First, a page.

"If your goal is plain survival, be clever - not beautiful"
- Hawksley Workman's song 'Clever, Not Beautiful'
There once was time where I'd get myself so worked up before races I'd be in the bathroom for too many minutes taking care of the byproducts of pre race anxiety. These days I only worry about essential gear, and that is pretty much it.
I am competitive, but I have been on sort of a weird path training wise since getting injured last October. It has been one of those paths that one might find themselves on just before dawn, still in darkness, going slow because the terrain is not altogether identifiable, but continuing to move forward because it makes the most amount of sense and is easier than standing idle in the vast nothingness with your thoughts.
This truly is a strange place to be in. A year ago I was starting to physically develop to handle the stress of running past an hour, but it really hurt. I had more speed, but my body was still converting back into a runner's body. People might think that is bull ticky, but having gone from speed baron, to sedintary man, to runner reborn, I have felt and seen the muscle groups in my body reconstitute themselves to adapt to the change in activity.
Oh yes, race report...
So I am definitely not in great shape right now 'racing' wise. I have been working on the longer runs because my IT Band seems to be cool with the combination of slow mileage and trails, which means less of a base, and virtually no speed or tempo work so far. My times are way off what I would like to be doing right now, but running slow sure beats sitting on the couch! Each race is a new adventure and a new opportunity to get just a little faster. Plus, next year when races are revisited I'll be shattering these times :-).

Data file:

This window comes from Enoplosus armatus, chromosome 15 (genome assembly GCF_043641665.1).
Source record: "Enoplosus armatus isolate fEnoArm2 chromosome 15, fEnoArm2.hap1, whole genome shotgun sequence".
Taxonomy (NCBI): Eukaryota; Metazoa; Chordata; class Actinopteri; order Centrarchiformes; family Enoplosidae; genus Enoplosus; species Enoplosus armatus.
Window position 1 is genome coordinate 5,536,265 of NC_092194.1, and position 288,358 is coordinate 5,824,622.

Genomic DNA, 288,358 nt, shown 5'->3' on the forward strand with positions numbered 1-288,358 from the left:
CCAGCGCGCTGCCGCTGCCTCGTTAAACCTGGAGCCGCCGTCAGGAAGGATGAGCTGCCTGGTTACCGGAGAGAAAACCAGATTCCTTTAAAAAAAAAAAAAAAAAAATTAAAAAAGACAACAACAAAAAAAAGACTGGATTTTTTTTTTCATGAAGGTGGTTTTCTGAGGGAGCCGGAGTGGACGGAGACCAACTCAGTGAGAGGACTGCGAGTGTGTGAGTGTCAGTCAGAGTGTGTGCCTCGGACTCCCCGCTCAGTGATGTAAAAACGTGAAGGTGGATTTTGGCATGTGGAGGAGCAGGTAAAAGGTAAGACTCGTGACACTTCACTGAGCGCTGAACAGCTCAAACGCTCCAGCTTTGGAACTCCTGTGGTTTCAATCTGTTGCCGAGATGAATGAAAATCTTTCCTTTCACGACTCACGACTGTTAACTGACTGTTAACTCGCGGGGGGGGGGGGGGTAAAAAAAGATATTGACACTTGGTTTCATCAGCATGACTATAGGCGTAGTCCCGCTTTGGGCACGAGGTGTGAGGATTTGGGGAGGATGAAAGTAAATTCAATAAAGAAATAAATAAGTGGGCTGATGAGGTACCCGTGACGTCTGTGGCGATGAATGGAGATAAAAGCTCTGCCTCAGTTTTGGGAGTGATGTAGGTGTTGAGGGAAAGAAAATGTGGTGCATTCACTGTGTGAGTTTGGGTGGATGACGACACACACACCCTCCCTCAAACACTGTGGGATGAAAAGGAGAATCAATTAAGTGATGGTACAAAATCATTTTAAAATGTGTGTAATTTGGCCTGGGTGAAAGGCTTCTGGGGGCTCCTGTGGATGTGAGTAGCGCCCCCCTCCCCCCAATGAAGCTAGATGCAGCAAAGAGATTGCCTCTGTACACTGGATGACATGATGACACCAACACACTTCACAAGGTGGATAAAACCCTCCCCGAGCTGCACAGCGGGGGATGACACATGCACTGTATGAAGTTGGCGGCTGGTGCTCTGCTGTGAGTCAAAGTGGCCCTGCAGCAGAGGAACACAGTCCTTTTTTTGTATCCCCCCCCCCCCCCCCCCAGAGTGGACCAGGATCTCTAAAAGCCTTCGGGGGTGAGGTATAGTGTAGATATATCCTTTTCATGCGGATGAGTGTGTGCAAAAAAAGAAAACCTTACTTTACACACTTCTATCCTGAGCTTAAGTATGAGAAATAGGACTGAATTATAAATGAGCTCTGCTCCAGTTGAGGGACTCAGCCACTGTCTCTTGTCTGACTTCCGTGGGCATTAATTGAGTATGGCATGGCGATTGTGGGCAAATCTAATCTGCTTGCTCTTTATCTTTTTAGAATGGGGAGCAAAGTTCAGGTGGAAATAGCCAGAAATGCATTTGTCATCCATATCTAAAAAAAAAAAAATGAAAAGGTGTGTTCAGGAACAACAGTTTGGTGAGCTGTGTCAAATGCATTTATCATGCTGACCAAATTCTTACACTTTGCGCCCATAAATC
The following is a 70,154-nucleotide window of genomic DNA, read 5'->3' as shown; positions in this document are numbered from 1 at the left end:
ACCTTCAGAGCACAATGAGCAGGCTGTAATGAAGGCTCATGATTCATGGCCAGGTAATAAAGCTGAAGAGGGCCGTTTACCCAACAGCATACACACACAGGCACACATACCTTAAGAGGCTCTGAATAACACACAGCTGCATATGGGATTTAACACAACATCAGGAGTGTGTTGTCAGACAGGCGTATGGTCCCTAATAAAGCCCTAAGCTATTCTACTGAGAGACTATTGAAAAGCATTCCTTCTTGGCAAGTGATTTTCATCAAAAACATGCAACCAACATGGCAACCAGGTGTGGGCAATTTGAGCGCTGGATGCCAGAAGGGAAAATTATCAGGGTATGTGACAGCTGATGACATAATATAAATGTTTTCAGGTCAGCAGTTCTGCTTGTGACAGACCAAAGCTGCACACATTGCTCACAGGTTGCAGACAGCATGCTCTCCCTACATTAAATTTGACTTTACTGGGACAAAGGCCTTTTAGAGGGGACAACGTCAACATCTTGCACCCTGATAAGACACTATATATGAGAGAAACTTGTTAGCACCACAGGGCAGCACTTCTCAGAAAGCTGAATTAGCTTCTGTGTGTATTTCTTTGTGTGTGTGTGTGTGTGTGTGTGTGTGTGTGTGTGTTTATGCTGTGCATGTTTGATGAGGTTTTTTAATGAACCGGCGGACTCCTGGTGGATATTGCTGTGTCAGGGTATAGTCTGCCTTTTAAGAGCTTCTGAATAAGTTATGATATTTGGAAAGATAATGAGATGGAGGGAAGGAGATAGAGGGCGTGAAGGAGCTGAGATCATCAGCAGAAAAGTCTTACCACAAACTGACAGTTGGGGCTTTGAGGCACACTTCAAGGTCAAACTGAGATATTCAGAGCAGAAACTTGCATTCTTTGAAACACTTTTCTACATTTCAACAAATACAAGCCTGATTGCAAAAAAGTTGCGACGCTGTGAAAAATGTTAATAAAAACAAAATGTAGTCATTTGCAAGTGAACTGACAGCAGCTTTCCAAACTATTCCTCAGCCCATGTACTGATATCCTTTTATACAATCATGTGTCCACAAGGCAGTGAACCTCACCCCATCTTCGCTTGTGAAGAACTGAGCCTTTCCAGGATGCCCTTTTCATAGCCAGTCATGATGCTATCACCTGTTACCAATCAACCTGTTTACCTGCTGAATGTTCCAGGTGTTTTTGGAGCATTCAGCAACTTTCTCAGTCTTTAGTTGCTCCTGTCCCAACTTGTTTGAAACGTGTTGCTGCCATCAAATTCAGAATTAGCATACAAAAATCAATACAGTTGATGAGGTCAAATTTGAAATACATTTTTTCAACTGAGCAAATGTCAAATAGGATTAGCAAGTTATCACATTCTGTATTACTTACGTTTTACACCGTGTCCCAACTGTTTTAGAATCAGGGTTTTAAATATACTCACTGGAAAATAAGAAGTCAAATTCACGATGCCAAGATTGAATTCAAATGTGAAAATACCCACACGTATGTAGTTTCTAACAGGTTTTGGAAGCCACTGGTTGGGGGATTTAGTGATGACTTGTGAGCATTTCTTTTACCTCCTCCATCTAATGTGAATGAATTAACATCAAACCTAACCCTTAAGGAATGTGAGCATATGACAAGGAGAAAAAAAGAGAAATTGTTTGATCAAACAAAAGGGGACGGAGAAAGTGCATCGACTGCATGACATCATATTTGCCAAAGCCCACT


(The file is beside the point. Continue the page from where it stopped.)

So the race itself, it is hard to say how great of an event it is because the field is limited to 250 and I am really looking forward to coming back next year! The Colonial Road Runners put on a great event, and you arrive to an army of smiling volunteers. The race is another with no frills - no T-shirts or trophies, but I would much rather have a finisher's award of freshly baked cookies! The terrain is a nice mix of challenging single track and easier fire roads, but it is everpresently rolling. I discovered once I found a little bit of cadence and smooth pace I turned an ankle as a little reminder of who was really in control. There are a couple brook crossings (my favorite!), and a couple switchback climbs. Plenty of juice, water, snacks, and friendly faces at the finish as well. I would suggest, though, if you are lucky enough to get in, make an additional donation above and beyond the $5 fee. All the proceeds go to the Trailside Museum, which draws its life from State funding, and we all know how that is working in these times. If you have the desire to run a trail race, odds are you love nature, and have or will have kids that will truly benefit from the animals and exhibits provided by the museum.
Breakheart Dan reciprocates this in his race report (found here), but the heat was sneaky. The weather reports made it obvious it would be warm, but I honestly think this was my first time running in 70 degree weather in months. The start was on a shady, paved section of the reservation, 3 mile and 10 mile trail runners bunched together. I walked through the crowd looking for my hombres, Breakheart Dan and kZ, but couldn't find them, and figured I'd pick a shady spot somewhere in the middle, knowing I'd see them at some point.
Start call goes off and I feel a little spring in my step. I figure I'll go with it for the first couple minutes, knowing the 3 milers will be directed off the trail at a detour over their course, while the 10 milers ease on down the fire road for the long haul.